Duo capture big prizes

Last Saturday marked the second annual Team Jamaica Bickle races within Baisley Park, in Jamaica, New York. The event was held in conjunction with the Awesome Power Track Club. There were three separate events walk, one mile run, and 5K run. The theme of the festivities was to promote healthy lifestyles.

The turnout about 150 entrants on a delightful Saturday morning was much better than they had last year. And the course took the runners around the pond.

The male and female winners each received a trip to Jamaica, West Indies to compete in the Reggae Marathon as they received an automatic entry on the initial weekend of December and an entry to reside at the Riu Resort Hotel. It is an all expense paid trip for both of them.

The female winner and the journey down south was indeed a thrill for Inelsi Diaz, who is only 18 years of age. She clocked in 18:03.51. The male and overall victor was turned in by Dave Alm, who, however, for the immediate future is concentrating on competing in the upcoming New York City Marathon.

“I don’t have a time goal for the marathon,” Alm said. My marathon training hasn’t been going good. “(During the race) I chased two other runners for the first half of the race (last week), (eventually) caught them, and took over the pace. “We ran on a great course (and had to do it twice around). We ran on a nice and flat course, and I couldn’t ask for better weather.”

The 37-year-old Alm started running when he was in his mid 20s. After he attended college he wanted something healthy to do, competitively.

Lance Fleming, a former runner at Brooklyn’s Bishop Loughlin High School, finished behind Alm, who clocked in 16:47.63 to Fleming’s 17:19.56. Robert Sweeney finished third in 18:02.

In making his debut, Fleming, a one-time runner at York College faced a great runner in Alm. Fleming didn’t have the turnover speed to catch him.

In another event that preceded the feature one was the 5K Fitness Walk whose overall winner belonged to Neville Mitchell, who was timed in 39.41, one place ahead of Carlyle McKetty (40.44) and two ahead of Barrington Campbell (40:45).

Mitchell got in by an invitation to participate in the festivities from Team Jamaica Bickle, and made his initial debut in such a race.

“I worked out and jogged (before competition), but this was my first actual race,” said the Bronx resident. “I’m originally from Jamaica and went to Kingston College High School and (then) Bronx High School of Science. I played soccer in both places. I try to stay in shape and I’m in pretty good shape.”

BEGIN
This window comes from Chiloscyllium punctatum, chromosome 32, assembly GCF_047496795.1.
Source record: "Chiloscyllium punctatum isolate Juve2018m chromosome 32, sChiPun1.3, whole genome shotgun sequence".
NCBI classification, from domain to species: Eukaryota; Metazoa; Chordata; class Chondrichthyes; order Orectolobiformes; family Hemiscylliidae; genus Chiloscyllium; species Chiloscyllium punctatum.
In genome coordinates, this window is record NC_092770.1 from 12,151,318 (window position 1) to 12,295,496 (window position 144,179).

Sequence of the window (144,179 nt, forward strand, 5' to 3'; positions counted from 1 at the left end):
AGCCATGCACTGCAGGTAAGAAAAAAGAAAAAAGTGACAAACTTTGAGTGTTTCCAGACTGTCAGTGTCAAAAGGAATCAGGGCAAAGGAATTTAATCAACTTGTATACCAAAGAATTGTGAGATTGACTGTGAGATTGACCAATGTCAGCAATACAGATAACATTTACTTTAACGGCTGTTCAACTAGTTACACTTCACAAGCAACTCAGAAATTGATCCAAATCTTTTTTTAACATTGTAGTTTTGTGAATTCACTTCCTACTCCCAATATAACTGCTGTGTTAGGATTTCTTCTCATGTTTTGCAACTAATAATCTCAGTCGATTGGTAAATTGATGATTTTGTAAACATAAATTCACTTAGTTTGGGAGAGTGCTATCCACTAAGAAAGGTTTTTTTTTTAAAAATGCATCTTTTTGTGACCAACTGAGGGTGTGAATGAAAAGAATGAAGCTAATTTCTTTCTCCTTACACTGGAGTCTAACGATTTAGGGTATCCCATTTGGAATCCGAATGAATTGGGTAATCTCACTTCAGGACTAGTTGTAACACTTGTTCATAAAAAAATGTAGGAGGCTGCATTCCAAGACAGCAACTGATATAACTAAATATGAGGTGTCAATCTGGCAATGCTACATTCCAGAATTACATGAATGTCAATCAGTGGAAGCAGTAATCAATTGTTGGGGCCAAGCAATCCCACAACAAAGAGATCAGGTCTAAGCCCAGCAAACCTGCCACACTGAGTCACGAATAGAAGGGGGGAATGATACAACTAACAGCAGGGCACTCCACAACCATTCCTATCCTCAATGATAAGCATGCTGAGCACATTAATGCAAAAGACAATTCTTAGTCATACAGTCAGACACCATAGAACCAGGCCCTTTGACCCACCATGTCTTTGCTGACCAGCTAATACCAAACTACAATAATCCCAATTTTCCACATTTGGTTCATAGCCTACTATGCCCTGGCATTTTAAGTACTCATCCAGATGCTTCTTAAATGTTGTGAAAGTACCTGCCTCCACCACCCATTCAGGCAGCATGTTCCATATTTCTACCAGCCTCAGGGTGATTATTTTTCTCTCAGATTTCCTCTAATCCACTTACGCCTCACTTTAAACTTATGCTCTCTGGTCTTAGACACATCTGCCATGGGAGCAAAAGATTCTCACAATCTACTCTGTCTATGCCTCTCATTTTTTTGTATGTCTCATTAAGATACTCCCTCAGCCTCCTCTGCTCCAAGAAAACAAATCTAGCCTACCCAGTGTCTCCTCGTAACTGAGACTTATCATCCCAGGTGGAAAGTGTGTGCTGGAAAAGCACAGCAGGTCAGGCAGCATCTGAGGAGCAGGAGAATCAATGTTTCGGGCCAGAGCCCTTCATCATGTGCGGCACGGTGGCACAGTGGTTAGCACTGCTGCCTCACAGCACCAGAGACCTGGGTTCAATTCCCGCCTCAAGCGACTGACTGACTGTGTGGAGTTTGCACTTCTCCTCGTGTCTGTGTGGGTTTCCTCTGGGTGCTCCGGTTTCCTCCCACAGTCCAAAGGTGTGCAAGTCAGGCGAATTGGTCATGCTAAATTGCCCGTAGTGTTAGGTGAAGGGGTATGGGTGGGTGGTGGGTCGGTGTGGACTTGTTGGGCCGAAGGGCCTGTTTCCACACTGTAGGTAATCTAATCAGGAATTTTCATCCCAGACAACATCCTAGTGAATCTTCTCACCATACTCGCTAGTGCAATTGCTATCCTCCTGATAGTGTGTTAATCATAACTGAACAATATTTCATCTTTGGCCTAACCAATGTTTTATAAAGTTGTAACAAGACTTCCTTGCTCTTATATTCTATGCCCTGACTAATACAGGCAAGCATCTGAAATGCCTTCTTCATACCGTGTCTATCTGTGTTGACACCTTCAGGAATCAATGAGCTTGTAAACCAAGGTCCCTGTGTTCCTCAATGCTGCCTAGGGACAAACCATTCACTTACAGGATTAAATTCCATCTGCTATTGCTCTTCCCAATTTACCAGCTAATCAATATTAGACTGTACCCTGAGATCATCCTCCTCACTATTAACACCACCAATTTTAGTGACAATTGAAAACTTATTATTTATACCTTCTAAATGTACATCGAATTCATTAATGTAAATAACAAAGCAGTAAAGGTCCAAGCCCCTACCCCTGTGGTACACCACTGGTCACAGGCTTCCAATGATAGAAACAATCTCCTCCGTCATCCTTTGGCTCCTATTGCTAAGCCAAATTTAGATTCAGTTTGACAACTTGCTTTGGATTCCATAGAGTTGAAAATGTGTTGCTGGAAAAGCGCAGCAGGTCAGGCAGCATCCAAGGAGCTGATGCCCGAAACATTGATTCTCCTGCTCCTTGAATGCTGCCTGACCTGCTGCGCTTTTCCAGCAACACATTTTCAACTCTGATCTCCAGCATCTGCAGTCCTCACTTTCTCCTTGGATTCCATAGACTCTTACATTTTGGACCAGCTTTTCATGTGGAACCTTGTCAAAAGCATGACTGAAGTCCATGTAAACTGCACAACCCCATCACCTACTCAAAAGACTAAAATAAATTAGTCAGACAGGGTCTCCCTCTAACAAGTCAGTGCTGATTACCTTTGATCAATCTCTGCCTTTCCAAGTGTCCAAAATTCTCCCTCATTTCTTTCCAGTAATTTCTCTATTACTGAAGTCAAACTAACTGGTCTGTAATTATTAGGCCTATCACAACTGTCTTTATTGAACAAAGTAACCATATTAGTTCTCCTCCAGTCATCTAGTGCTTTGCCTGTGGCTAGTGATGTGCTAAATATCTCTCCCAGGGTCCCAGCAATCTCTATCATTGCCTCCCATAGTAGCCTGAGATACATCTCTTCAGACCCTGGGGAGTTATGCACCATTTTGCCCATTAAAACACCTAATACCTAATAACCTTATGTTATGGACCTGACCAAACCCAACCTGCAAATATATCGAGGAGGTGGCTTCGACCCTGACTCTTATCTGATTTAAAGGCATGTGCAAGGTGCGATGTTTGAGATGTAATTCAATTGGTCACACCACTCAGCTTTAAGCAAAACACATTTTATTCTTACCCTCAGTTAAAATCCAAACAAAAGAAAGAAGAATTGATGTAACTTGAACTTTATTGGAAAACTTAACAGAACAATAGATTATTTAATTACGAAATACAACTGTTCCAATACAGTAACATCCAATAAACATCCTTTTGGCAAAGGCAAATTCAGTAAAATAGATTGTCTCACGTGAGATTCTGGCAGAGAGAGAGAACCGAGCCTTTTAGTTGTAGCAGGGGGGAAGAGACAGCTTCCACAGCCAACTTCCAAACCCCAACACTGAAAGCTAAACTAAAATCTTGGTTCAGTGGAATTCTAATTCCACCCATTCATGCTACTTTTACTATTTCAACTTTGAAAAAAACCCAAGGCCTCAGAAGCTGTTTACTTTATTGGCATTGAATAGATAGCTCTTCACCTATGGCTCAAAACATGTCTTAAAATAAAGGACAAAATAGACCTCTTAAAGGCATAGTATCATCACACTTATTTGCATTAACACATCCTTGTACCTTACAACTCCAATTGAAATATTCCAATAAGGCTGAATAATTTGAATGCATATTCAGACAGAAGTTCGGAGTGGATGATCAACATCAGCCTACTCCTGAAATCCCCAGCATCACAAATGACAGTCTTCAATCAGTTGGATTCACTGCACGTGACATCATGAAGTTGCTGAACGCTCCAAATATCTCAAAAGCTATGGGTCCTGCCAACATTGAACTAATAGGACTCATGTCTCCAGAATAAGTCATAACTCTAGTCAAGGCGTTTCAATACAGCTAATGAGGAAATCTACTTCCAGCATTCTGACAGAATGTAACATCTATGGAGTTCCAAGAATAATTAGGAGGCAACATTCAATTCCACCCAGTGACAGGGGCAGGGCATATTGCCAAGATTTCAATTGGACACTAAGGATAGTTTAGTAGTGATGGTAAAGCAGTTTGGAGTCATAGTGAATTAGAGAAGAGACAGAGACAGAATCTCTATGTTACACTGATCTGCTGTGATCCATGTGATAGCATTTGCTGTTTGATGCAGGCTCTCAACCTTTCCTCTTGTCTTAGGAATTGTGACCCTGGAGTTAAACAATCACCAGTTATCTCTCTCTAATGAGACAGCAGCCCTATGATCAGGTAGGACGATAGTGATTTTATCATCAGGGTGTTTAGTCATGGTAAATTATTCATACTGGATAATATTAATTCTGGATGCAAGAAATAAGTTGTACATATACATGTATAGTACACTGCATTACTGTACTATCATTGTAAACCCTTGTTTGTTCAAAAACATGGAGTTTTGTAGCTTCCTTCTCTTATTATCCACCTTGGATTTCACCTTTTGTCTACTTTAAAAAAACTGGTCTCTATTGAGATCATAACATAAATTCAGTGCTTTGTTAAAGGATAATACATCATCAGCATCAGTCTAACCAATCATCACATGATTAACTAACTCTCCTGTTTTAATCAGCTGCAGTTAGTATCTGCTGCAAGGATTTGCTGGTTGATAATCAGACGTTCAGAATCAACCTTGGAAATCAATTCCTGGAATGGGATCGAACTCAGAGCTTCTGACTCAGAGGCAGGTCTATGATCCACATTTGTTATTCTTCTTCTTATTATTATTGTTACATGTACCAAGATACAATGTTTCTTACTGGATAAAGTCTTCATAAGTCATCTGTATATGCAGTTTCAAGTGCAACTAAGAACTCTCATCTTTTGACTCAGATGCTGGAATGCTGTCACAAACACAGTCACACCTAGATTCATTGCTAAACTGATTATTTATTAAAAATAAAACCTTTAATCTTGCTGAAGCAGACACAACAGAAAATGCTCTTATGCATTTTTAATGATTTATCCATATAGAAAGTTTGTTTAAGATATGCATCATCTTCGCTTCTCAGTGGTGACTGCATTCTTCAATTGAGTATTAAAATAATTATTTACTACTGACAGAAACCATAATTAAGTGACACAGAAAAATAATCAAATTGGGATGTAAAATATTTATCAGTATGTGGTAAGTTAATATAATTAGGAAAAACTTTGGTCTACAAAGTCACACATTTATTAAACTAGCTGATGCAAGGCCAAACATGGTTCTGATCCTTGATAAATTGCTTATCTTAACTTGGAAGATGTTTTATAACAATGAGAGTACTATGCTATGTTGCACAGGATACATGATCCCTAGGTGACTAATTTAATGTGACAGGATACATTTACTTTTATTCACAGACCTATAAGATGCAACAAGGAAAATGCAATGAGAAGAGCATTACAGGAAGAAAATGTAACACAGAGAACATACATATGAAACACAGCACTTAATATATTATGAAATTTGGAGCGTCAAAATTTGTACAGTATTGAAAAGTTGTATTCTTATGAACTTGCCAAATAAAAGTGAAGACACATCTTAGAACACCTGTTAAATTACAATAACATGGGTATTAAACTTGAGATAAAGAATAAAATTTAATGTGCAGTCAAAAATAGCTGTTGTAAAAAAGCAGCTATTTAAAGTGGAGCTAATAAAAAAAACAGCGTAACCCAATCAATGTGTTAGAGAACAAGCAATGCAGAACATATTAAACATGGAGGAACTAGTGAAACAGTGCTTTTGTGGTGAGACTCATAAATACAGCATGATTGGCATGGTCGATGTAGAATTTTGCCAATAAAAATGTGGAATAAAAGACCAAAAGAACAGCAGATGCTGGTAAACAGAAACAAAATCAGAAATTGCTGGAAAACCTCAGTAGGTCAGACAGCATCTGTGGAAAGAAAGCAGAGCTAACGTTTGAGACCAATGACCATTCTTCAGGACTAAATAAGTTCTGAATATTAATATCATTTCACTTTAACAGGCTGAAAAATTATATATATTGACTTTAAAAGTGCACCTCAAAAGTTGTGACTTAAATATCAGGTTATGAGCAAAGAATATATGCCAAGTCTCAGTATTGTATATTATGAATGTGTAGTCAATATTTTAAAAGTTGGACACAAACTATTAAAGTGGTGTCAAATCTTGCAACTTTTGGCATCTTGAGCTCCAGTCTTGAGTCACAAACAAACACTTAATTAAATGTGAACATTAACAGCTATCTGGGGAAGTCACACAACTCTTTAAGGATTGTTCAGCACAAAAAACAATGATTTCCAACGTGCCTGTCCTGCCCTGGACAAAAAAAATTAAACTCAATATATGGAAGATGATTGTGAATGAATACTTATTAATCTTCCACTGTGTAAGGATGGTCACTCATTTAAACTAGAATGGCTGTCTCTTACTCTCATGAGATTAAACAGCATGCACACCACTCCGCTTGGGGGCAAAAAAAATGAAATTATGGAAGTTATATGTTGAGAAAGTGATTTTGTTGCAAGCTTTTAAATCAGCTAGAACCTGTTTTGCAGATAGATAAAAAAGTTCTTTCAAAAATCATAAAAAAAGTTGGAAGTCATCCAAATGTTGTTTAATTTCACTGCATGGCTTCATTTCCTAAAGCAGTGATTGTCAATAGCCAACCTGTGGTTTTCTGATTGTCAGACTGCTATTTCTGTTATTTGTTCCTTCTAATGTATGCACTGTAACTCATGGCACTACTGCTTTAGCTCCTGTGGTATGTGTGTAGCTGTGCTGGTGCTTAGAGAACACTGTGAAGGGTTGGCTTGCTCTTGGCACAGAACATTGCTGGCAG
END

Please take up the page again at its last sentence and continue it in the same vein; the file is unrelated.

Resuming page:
The 48-year-old Mitchell is an attorney and is currently running for City Council in the Bronx District 12 during a special election.

The female fitness walk went to Michelle Cooper with a time of 41.45, followed by Nonne Andrews (42.23) and Marjorie Waite (42:49).

Meanwhile, the male mile run for the youth was taken by Elan Fox, who was clocked in 5:15, with runner-up position going to Declan Kearns; (5.17) and third place finisher Shah Raiz, who covered the course in 5:54. The female winner was Kuara Summler, who covered the course in 5.32, with Kaylah Quarshire running a second place time of 5.33, and and Maya Dumpson covering the course in 5.34.

When Fox got hold of the lead, he held on to it right away and stayed in first place. Fox, a student at St. Ann’s High School in downtown Brooklyn, where he is on its cross country and track teams, enjoyed running in the event. He enjoyed the way it was organized. He also competes for the Awesome Track Club.

The top three finishers male and female in each of the races received medals and prizes.

As for the organizers, Team Jamaica Bickle was formed 18 years ago as an organization primarily to help and assist athletes from Jamaica, who participate at the Penn Relays.

“Since that time we evolved and have grown,” said Irwine Clare, its founder and CEO of Team Jamaica Bickle. “Not only we have support athletes from Jamaica, but also from Bahamas, Grenada, Trinidad, and St. Vincent and the Grenadines. Team Jamaica Bickle is an organization that supports track and field.

“We have good athletes right here in the community. There’s no stipulation to say that you have to belong to the organization to participate in the 5K. Many of these athlete have gone on to represent respective nations in the Caribbeans and receive track scholarships to major universities.”

The race committee is happy that they had the support of the community in Jamaica, Queens.

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